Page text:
Though there is some disagreement as to the exact date that young adult literature emerged as a separate and distinct genre from that for children and adults, scholars agree that a handful of novels led the way, broke new ground, and prepared the soil for what was to grow into a blooming genre. The Pigman by Paul Zindel is one of those touchstone books that set apart novels for adolescents. It did more than that, however. Zindel's remarkable novel set the standard for writers to follow. Mr. Zindel (or, as I address him, Paulissimus) recently found time to share his thoughts and feelings about writing for the YA audience.
[TL:] Your first novel for young adults,The Pigman, broke such new ground. It is considered by many in the field to be the first truly YA book. What is your reaction to all of this?
[PZ:] I'm glad someone noticed. When Charlotte Zolotow, then an editor and author at HarperCollins, asked if I had any stories for teenagers in me, I went into classrooms and interviewed kids. I found out that in a group of a hundred boys, only two or three had read a single book. That book was always Catcher in the Rye. Sometimes one of the boys had read a second book. That was always Lord of the Flies. I asked the boys why they read those books and they told me it was because their girlfriends made them read it. I realized fairly quickly that there weren't many books around that showed teenage protagonists in a modern reality concerned with realistic problems—so I gave it a shot.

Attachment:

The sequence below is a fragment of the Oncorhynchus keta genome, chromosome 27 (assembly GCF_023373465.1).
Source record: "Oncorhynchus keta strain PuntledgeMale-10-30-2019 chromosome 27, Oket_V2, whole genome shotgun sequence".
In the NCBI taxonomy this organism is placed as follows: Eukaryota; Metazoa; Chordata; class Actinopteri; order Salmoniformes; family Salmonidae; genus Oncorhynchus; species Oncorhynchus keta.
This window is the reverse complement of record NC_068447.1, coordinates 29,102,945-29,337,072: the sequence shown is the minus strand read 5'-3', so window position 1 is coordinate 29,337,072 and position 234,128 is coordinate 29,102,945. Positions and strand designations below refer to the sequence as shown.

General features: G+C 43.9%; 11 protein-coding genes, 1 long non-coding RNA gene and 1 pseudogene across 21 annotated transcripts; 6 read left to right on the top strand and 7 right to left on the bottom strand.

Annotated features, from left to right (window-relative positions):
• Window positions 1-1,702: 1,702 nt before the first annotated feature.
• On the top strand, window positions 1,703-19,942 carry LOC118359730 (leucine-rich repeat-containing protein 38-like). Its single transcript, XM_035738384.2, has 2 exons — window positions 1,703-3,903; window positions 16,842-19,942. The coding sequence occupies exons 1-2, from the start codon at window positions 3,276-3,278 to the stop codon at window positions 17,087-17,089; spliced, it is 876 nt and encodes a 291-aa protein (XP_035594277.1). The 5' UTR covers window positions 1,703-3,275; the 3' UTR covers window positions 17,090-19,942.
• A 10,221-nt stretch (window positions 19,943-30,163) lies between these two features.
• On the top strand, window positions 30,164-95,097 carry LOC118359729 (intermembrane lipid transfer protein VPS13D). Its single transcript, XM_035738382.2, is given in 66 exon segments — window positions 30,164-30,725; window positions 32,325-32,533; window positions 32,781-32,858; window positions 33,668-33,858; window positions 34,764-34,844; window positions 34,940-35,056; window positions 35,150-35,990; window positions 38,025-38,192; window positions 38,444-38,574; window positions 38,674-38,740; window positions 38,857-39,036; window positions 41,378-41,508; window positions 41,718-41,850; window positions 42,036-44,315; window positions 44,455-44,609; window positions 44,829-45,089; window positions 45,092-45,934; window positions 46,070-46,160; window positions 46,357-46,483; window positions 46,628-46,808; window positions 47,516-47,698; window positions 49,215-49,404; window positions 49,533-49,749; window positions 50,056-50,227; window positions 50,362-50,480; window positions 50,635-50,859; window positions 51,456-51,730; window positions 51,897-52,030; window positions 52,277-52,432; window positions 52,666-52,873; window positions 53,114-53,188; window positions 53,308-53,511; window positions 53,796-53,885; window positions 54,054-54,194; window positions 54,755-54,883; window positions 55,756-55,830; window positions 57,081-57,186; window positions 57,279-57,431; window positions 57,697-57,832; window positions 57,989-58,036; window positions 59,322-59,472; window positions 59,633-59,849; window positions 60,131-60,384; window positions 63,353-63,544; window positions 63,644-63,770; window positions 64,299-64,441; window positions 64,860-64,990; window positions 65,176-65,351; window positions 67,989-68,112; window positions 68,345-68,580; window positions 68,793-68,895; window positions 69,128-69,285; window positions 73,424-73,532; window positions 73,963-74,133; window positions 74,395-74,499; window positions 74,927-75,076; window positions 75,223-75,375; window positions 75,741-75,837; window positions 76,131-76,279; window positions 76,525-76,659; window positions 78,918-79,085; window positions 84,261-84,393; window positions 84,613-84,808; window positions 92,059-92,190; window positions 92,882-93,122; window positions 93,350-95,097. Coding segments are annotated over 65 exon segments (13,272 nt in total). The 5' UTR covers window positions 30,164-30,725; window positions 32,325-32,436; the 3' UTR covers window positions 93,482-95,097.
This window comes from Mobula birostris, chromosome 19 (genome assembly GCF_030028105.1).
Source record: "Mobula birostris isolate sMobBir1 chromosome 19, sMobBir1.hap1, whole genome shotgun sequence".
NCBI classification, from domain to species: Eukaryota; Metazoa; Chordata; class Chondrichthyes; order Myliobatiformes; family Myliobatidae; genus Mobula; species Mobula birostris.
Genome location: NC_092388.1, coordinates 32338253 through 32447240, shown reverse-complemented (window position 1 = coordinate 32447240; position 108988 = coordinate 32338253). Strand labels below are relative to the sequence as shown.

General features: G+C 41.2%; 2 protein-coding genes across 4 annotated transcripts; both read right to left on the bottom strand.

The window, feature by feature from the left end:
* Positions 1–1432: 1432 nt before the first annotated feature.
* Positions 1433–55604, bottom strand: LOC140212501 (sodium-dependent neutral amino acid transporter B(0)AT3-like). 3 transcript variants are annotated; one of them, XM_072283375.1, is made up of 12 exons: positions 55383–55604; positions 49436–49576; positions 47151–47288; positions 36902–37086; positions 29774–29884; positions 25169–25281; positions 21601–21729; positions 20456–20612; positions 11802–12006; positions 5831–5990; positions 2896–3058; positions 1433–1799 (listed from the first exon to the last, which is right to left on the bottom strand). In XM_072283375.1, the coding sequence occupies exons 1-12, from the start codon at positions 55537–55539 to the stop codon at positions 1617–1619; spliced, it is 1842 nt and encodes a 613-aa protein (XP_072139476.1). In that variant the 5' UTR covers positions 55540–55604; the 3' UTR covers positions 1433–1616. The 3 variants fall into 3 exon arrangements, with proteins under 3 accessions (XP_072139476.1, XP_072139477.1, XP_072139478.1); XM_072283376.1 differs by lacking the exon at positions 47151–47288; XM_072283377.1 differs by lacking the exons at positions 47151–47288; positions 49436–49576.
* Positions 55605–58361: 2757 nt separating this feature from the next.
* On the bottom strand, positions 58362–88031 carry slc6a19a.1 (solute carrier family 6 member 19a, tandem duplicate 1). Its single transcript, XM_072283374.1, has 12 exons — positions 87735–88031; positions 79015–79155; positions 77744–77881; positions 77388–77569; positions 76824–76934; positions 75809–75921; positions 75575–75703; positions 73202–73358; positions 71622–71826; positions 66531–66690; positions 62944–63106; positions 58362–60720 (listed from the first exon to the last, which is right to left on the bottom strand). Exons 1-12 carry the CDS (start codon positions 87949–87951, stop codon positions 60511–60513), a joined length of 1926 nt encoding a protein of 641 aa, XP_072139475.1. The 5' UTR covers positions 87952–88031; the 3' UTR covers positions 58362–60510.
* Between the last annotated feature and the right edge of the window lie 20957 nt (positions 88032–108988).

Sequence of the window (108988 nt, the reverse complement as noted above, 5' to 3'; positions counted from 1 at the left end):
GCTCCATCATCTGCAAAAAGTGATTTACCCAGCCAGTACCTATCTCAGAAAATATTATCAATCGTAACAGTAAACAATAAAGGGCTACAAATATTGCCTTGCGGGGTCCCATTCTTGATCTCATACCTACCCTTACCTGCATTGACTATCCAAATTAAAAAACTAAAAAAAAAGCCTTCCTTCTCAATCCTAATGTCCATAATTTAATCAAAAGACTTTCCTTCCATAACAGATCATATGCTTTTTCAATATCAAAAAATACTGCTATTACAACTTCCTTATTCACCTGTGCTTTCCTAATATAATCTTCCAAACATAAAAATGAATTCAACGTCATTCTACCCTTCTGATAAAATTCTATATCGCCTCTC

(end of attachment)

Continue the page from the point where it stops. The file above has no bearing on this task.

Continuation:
Did you think you were writing for a younger audience?
I knew I was writing for high school students. My first audiences were juniors and seniors, and as the years went by, the audiences got younger and younger. Most kids who read the book today are in the seventh or eighth grades.
Had you any suspicions that this book would be considered a "classic" in the field more than 25 years after publication?